The Bridge From No To Yes

The Bridge From No To Yes dan skognes leadership development trainer coach consultant motivation blogger speaker

I love bridges.  They help span great distances and connect two otherwise isolated places.  The Golden Gate Bridge in San Francisco is by far one of the most famous and recognized bridges in the world.

You know what is on one side of the bridge?  The city.  Very cool…but still, a city.  You know what lies on the other side of the bridge?  Muir Woods.  One of the coolest places I have been.  A redwood forest right on the other side of the bridge!  It is almost like you are in one of the Star War movies. It is surreal to see trees that big, where you could literally drive through the trunk of a tree.

The bridge from no to yes is likewise magical. On one side, you have fear, rejection and defeat.  On the other side, it is peaceful, satisfying, and rewarding.  Relationships, whether personal or professional have this issue always at hand:  “How do you bridge the gap?”

Principle 1.  Crossing the bridge is a lot easier if you have a bridge that is not broken down and needing repair.  Keep your communication lines open and repair them along the way.  It is much easier to repair a bridge than to have to build a new one. (And a lot less costly)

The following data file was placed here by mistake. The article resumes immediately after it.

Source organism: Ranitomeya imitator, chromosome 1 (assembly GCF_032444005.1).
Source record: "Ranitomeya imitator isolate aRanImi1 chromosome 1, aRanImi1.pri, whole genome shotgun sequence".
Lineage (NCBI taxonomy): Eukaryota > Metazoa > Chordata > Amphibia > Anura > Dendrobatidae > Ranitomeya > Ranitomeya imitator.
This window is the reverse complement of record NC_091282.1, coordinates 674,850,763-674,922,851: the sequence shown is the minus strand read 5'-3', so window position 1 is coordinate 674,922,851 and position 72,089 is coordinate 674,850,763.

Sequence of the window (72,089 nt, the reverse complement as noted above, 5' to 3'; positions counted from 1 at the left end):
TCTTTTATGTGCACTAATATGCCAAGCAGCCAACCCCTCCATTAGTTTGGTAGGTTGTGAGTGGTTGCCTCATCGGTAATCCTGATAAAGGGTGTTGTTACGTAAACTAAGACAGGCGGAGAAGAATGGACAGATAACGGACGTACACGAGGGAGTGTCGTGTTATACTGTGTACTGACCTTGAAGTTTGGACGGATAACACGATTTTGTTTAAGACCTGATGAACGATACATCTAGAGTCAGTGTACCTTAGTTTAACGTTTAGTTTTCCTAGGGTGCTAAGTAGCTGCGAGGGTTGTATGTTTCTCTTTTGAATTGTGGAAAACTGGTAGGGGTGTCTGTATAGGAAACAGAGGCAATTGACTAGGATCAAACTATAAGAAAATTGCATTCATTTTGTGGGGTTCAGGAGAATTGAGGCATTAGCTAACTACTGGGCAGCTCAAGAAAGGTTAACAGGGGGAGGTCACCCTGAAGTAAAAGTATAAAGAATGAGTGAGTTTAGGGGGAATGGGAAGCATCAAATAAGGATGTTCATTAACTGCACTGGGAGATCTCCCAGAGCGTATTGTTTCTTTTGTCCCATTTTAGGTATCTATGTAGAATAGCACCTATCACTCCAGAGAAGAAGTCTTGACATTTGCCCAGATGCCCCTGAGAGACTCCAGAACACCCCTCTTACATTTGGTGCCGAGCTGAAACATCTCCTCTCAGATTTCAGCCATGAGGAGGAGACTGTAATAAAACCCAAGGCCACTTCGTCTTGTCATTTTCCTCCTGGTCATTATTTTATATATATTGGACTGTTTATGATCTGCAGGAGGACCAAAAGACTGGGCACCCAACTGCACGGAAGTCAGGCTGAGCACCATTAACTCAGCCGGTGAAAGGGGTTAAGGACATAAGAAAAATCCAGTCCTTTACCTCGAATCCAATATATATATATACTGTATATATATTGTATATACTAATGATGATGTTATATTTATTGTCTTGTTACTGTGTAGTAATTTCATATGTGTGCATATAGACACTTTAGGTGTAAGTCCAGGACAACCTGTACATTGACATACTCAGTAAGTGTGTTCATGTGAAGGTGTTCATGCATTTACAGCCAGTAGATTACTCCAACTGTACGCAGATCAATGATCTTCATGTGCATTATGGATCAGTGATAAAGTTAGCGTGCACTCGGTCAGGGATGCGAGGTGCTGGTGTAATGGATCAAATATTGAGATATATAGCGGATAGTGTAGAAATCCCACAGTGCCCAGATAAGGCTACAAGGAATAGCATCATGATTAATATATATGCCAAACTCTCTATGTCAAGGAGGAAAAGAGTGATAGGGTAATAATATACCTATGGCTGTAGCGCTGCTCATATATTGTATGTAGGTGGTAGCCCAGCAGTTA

Principle 2.  Understand that for someone to move from a no to a yes, they need to know that you have their best interests at heart.  They are more willing to go with you across the bridge if you have established trust that you are looking out for them. Remember that it is about them, not about you.

Principle 3.  To get someone to move from a no to a yes, paint the picture of what is on the other side.  People don’t make decisions strictly on logic.  Feelings are powerful and if you paint a picture of the other side that is better than where they are now, and they trust you, guess what?  You have a co-passenger and you get to go in the HOV lane together.

The bottom line is simple.  Help people to know that you care about them first, then invite them on the ride.  If they suspect you are a shyster or out for yourself, you might as well drop them off because at the very least, they will bolt when they get across the bridge.  Think cancelled orders, charge-backs, and them telling everyone they know you can’t be trusted.

Honesty really is the best policy.  If you keep your integrity intact and treat people with respect, you will have a waiting line of people who want to go along with you over the bridge.

I hope you keep your bridges in good repair.  Here is to seeing you on the other side. Muir Woods is worth the trip!

Shalom!

Dan Skognes

3 Responses to “The Bridge From No To Yes”

  1. Reblogged this on The Search for Clarity and commented:
    Great post.

  2. Bumba says:

    You picked a good example. The redwood forest is a definite yes.

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